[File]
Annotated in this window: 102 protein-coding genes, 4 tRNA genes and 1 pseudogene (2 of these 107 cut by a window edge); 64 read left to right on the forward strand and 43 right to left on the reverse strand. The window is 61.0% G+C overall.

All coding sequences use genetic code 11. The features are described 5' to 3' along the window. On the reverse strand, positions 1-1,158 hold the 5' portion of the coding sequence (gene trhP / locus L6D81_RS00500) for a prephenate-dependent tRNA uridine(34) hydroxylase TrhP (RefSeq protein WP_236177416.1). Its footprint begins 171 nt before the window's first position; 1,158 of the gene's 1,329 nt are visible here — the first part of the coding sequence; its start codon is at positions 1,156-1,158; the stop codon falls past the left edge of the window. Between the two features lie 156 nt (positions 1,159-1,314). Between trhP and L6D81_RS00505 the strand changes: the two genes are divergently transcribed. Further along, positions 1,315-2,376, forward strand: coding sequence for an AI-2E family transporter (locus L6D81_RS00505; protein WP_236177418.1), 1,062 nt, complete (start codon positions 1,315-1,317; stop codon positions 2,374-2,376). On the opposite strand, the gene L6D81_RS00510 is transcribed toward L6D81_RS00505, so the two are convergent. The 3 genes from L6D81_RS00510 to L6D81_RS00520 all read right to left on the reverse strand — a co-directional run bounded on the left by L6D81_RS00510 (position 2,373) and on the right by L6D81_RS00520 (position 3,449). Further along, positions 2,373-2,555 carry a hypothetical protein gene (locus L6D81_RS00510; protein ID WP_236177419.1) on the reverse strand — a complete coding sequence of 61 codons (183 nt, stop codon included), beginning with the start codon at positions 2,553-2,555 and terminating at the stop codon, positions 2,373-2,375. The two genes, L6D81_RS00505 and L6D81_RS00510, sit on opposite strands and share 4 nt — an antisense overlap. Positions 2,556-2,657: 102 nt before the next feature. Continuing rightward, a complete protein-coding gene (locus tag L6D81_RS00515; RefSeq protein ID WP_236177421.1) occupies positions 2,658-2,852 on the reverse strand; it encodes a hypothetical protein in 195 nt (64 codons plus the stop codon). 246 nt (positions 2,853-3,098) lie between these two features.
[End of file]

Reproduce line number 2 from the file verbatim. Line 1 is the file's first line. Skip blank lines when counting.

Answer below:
All coding sequences use genetic code 11. The features are described 5' to 3' along the window. On the reverse strand, positions 1-1,158 hold the 5' portion of the coding sequence (gene trhP / locus L6D81_RS00500) for a prephenate-dependent tRNA uridine(34) hydroxylase TrhP (RefSeq protein WP_236177416.1). Its footprint begins 171 nt before the window's first position; 1,158 of the gene's 1,329 nt are visible here — the first part of the coding sequence; its start codon is at positions 1,156-1,158; the stop codon falls past the left edge of the window. Between the two features lie 156 nt (positions 1,159-1,314). Between trhP and L6D81_RS00505 the strand changes: the two genes are divergently transcribed. Further along, positions 1,315-2,376, forward strand: coding sequence for an AI-2E family transporter (locus L6D81_RS00505; protein WP_236177418.1), 1,062 nt, complete (start codon positions 1,315-1,317; stop codon positions 2,374-2,376). On the opposite strand, the gene L6D81_RS00510 is transcribed toward L6D81_RS00505, so the two are convergent. The 3 genes from L6D81_RS00510 to L6D81_RS00520 all read right to left on the reverse strand — a co-directional run bounded on the left by L6D81_RS00510 (position 2,373) and on the right by L6D81_RS00520 (position 3,449). Further along, positions 2,373-2,555 carry a hypothetical protein gene (locus L6D81_RS00510; protein ID WP_236177419.1) on the reverse strand — a complete coding sequence of 61 codons (183 nt, stop codon included), beginning with the start codon at positions 2,553-2,555 and terminating at the stop codon, positions 2,373-2,375. The two genes, L6D81_RS00505 and L6D81_RS00510, sit on opposite strands and share 4 nt — an antisense overlap. Positions 2,556-2,657: 102 nt before the next feature. Continuing rightward, a complete protein-coding gene (locus tag L6D81_RS00515; RefSeq protein ID WP_236177421.1) occupies positions 2,658-2,852 on the reverse strand; it encodes a hypothetical protein in 195 nt (64 codons plus the stop codon). 246 nt (positions 2,853-3,098) lie between these two features.